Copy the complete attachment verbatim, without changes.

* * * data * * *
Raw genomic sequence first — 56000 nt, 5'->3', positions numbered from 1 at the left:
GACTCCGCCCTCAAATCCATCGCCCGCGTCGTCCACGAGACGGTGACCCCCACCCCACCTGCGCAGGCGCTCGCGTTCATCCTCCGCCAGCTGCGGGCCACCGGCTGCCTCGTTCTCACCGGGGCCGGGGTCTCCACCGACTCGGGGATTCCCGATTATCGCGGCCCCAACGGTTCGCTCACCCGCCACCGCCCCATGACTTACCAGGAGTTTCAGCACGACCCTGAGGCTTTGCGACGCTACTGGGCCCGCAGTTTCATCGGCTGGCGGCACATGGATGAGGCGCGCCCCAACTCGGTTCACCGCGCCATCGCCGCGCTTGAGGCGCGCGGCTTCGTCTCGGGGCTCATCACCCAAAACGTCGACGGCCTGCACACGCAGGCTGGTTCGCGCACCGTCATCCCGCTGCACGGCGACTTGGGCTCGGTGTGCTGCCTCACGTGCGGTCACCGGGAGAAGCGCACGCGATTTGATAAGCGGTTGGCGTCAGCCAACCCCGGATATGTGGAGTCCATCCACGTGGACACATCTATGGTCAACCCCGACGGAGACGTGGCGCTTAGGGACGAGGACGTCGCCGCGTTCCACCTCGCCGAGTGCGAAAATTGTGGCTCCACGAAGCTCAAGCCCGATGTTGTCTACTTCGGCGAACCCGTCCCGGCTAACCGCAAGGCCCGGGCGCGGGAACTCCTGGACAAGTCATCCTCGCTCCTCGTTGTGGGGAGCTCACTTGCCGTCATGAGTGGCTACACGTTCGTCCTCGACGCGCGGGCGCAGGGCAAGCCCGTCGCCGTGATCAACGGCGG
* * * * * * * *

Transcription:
Raw genomic sequence first — 56000 nt, 5'->3', positions numbered from 1 at the left:
GACTCCGCCCTCAAATCCATCGCCCGCGTCGTCCACGAGACGGTGACCCCCACCCCACCTGCGCAGGCGCTCGCGTTCATCCTCCGCCAGCTGCGGGCCACCGGCTGCCTCGTTCTCACCGGGGCCGGGGTCTCCACCGACTCGGGGATTCCCGATTATCGCGGCCCCAACGGTTCGCTCACCCGCCACCGCCCCATGACTTACCAGGAGTTTCAGCACGACCCTGAGGCTTTGCGACGCTACTGGGCCCGCAGTTTCATCGGCTGGCGGCACATGGATGAGGCGCGCCCCAACTCGGTTCACCGCGCCATCGCCGCGCTTGAGGCGCGCGGCTTCGTCTCGGGGCTCATCACCCAAAACGTCGACGGCCTGCACACGCAGGCTGGTTCGCGCACCGTCATCCCGCTGCACGGCGACTTGGGCTCGGTGTGCTGCCTCACGTGCGGTCACCGGGAGAAGCGCACGCGATTTGATAAGCGGTTGGCGTCAGCCAACCCCGGATATGTGGAGTCCATCCACGTGGACACATCTATGGTCAACCCCGACGGAGACGTGGCGCTTAGGGACGAGGACGTCGCCGCGTTCCACCTCGCCGAGTGCGAAAATTGTGGCTCCACGAAGCTCAAGCCCGATGTTGTCTACTTCGGCGAACCCGTCCCGGCTAACCGCAAGGCCCGGGCGCGGGAACTCCTGGACAAGTCATCCTCGCTCCTCGTTGTGGGGAGCTCACTTGCCGTCATGAGTGGCTACACGTTCGTCCTCGACGCGCGGGCGCAGGGCAAGCCCGTCGCCGTGATCAACGGCGG